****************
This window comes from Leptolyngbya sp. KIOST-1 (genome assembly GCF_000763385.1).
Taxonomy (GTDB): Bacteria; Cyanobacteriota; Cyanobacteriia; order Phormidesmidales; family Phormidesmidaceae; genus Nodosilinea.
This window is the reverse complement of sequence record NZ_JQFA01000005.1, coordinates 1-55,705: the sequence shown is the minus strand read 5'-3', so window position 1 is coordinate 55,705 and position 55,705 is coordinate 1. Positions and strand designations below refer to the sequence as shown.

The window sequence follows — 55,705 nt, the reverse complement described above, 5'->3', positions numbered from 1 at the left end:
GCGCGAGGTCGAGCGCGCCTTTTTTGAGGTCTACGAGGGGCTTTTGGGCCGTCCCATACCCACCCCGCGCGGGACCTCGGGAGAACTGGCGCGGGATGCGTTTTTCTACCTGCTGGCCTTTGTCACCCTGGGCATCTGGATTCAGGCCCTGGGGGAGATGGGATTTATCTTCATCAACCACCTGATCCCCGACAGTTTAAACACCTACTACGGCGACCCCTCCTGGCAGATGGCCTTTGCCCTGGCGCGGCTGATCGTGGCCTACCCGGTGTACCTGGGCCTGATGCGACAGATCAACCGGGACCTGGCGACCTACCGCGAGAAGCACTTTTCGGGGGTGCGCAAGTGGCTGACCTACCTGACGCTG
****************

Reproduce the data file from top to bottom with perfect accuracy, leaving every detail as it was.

This window comes from Leptolyngbya sp. KIOST-1 (genome assembly GCF_000763385.1).
Taxonomy (GTDB): Bacteria; Cyanobacteriota; Cyanobacteriia; order Phormidesmidales; family Phormidesmidaceae; genus Nodosilinea.
This window is the reverse complement of sequence record NZ_JQFA01000005.1, coordinates 1-55,705: the sequence shown is the minus strand read 5'-3', so window position 1 is coordinate 55,705 and position 55,705 is coordinate 1. Positions and strand designations below refer to the sequence as shown.

The window sequence follows — 55,705 nt, the reverse complement described above, 5'->3', positions numbered from 1 at the left end:
GCGCGAGGTCGAGCGCGCCTTTTTTGAGGTCTACGAGGGGCTTTTGGGCCGTCCCATACCCACCCCGCGCGGGACCTCGGGAGAACTGGCGCGGGATGCGTTTTTCTACCTGCTGGCCTTTGTCACCCTGGGCATCTGGATTCAGGCCCTGGGGGAGATGGGATTTATCTTCATCAACCACCTGATCCCCGACAGTTTAAACACCTACTACGGCGACCCCTCCTGGCAGATGGCCTTTGCCCTGGCGCGGCTGATCGTGGCCTACCCGGTGTACCTGGGCCTGATGCGACAGATCAACCGGGACCTGGCGACCTACCGCGAGAAGCACTTTTCGGGGGTGCGCAAGTGGCTGACCTACCTGACGCTG